The rest of the day was pretty boring compared to that. I got a chance to play with the time lapse feature on my video camera. I'll have fun with that tomorrow in the Rockies. Mama and I caught a little rain in New Mexico, but most of it evaporated before it hit the ground and it made for nice, cool temperatures. We caught steady rain in Colorado and pulled over to suit up in rain gear. Of course, it took longer to don the gear than actually spent riding in the rain. Within minutes, I found myself riding in 100 degree temps with a rubber sweat suit on, so we pulled over again, stuffed the rain gear into my saddle bag, swigged a 5-Hour energy shot,and grabbed a couple of bottles of water to keep them in east reach while riding. Other than catching rush hour traffic in Colorado Springs, the trip was pretty quick paced.  I snaked my way through traffic and rode under the hotel overhang.  Dismounting from Hester was almost as painful as it was relieving.  I unpacked my gear and headed in with mama for a much needed evening of sleep.

July 24th, 2010 - Denver to Boise

The route out of Denver started out to be an amazing ride.  After a hearty breakfast of 5 Hour Energy and some beef jerky (mama was never a breakfast person), I decided to take Hwy 40 across the mountains toward Salt Lake City.  The passage across Park City took us to about 9,800 feet and was breathtaking.  There were plenty of passing lanes on the ascent, so the ride was fast and fun.  The descent was so picturesque that speed wasn’t a concern and it was over all too soon.

We made our way out of Colorado into Utah, crossing what appeared to be a desert mountain range.  Even at 85mph, the distant mountains slowly crept by while the desert tundra next to the highway raced by in a blur.  I was thankful for my iPod, audio books, and satellite radio.  I can’t imagine crossing these passages without audio distractions.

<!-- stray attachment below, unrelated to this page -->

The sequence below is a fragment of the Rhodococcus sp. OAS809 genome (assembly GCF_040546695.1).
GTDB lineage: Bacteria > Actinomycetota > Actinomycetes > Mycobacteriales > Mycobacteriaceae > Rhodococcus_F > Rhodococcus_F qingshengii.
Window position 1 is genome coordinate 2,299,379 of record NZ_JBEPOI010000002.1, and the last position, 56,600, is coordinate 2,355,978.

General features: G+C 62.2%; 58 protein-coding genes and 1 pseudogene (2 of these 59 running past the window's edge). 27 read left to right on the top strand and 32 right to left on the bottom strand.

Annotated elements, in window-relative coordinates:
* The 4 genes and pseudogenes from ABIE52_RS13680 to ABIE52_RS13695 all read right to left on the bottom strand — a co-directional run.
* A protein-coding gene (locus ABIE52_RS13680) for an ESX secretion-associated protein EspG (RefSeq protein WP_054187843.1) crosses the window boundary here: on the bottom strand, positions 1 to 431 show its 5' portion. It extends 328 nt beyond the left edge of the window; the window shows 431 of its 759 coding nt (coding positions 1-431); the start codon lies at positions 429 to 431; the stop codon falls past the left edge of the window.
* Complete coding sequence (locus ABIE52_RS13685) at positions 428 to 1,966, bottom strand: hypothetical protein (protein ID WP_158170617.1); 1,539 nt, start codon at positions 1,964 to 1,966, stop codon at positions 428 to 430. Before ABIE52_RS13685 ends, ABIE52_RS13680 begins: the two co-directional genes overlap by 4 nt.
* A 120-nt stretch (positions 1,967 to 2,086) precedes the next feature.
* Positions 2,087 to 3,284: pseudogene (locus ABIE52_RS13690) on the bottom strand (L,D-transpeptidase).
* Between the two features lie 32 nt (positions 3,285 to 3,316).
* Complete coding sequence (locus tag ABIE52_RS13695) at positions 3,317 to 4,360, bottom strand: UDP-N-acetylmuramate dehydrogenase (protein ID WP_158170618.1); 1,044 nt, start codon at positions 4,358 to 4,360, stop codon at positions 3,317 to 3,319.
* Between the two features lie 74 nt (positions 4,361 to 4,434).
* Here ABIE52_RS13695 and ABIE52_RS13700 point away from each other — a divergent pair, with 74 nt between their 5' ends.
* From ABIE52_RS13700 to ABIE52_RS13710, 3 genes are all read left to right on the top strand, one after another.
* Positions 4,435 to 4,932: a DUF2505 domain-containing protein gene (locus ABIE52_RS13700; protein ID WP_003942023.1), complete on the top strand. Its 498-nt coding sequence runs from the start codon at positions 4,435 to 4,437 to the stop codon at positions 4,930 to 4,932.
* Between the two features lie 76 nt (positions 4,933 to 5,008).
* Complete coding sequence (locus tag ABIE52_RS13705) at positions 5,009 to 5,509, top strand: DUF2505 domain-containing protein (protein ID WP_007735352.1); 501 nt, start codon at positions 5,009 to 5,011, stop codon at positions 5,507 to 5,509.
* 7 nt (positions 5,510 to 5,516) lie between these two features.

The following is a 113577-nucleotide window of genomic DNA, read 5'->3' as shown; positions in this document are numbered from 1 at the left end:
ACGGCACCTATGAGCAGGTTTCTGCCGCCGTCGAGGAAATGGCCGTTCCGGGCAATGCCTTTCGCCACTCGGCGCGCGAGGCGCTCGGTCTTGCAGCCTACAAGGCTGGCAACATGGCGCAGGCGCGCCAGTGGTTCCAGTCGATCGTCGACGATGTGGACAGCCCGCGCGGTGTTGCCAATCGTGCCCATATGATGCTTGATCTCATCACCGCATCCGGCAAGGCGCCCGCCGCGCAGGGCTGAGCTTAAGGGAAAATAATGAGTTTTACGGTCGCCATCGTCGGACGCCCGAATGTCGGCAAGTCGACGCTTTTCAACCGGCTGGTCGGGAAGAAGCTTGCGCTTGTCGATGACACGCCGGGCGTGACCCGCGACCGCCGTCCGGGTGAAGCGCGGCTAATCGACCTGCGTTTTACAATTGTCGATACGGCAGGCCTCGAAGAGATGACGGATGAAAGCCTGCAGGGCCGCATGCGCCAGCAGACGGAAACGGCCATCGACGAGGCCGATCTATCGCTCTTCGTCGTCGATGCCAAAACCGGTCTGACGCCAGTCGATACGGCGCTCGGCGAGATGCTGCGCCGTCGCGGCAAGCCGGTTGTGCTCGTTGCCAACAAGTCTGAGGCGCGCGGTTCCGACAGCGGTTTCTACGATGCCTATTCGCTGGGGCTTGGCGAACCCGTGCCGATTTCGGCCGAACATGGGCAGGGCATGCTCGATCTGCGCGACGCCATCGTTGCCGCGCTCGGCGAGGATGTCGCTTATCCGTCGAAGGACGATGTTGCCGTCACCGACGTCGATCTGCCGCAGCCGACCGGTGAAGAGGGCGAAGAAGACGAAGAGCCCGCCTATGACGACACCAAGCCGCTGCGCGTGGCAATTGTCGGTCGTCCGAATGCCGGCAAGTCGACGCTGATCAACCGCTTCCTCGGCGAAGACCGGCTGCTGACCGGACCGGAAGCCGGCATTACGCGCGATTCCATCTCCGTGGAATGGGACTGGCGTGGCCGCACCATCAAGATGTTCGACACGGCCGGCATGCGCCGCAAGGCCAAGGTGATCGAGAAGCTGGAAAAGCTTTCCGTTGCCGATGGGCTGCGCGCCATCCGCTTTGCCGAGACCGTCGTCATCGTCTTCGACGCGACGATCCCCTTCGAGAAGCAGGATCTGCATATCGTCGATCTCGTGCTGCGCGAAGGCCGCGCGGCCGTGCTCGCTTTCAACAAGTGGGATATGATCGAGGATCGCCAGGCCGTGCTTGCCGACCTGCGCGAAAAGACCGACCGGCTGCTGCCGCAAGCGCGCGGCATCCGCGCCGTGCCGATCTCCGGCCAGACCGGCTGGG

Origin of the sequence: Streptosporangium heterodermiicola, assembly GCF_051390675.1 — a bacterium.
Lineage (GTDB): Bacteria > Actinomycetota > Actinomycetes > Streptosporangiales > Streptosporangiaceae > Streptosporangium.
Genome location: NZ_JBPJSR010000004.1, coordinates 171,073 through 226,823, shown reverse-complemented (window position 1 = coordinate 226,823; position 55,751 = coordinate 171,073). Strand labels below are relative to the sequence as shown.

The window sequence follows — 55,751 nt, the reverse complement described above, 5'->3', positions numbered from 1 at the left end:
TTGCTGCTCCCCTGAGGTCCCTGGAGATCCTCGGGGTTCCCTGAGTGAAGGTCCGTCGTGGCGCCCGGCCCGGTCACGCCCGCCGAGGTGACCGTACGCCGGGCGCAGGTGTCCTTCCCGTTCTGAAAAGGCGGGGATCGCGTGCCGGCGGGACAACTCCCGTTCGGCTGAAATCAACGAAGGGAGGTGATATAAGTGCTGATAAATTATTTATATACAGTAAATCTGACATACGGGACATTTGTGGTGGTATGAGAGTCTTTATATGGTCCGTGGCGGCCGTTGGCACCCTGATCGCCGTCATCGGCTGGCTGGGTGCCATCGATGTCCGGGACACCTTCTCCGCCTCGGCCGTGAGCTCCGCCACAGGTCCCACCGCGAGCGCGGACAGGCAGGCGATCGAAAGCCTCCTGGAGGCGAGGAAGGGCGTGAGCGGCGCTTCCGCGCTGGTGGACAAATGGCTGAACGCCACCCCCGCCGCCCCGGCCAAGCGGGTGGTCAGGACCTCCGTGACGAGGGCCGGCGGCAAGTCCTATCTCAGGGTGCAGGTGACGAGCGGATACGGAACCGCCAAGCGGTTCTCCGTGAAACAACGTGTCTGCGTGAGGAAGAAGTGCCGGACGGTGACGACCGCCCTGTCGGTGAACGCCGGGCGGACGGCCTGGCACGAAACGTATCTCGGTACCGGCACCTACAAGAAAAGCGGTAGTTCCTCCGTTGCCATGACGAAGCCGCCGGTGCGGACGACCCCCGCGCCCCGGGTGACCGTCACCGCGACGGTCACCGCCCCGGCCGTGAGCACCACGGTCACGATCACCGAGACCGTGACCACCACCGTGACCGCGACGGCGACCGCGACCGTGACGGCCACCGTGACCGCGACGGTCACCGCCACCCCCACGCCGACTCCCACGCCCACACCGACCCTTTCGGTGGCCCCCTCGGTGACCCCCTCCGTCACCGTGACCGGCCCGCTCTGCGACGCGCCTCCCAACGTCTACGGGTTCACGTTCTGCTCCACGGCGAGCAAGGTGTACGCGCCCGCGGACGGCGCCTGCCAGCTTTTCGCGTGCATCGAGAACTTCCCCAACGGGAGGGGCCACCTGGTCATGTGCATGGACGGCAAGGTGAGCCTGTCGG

Someone told me that Utah was the orange cone capitol of America.  They were right.  I crossed stretches of road where miles and miles would be coned off restricting traffic access to one lane.  As if that wasn’t annoying enough, there appeared to be no work being done, nor was the road damaged in any way.  It was a perfectly clear lane, blocked from all traffic.  I was in a long line of cars stuck behind some clueless tourist pulling a rental camper when I noticed headlights approaching in my left rear view mirror.  A long line of bikers streamed past me in the construction lane as if there were no cones and the lane itself was reserved especially for them.  I decided their reservation had my name on it too and joined them.  In no time, we had passed the lead car and left them in our rear view mirrors.  The large group of bikes broke apart into several smaller groups of two or three.  In no time, I was alone again on the open road with mama and my thoughts.
If Utah is the orange cone capitol of America, the state of Idaho must be competing for the dubious honor.  I’m told there are some beautiful places in Idaho.  I’ll take that for granted, but I never saw any of them.  Idaho was flat, boring, and seemingly entirely under construction.  We spent the last four hours of a fifteen hour ride with the setting sun in my face behind a windshield splattered with bugs that made the sun scatter blinding light across the windscreen.  I was squinting from the sunlight, my butt was burning from hours in the saddle, and every joint was stiff and aching.  Despite all this, it seemed as if mama couldn't have been more comfy in her spot.  It occurred to me that at that particular moment, this was not fun, but I make it a point to not complain about the things I tolerate.  This was my choice.  It had purpose.  We rode on.  My hotel had a Jacuzzi, so I relaxed in it for a few minutes fighting the urge to sleep.  Once back in my room, I think I was asleep before my head hit the pillow.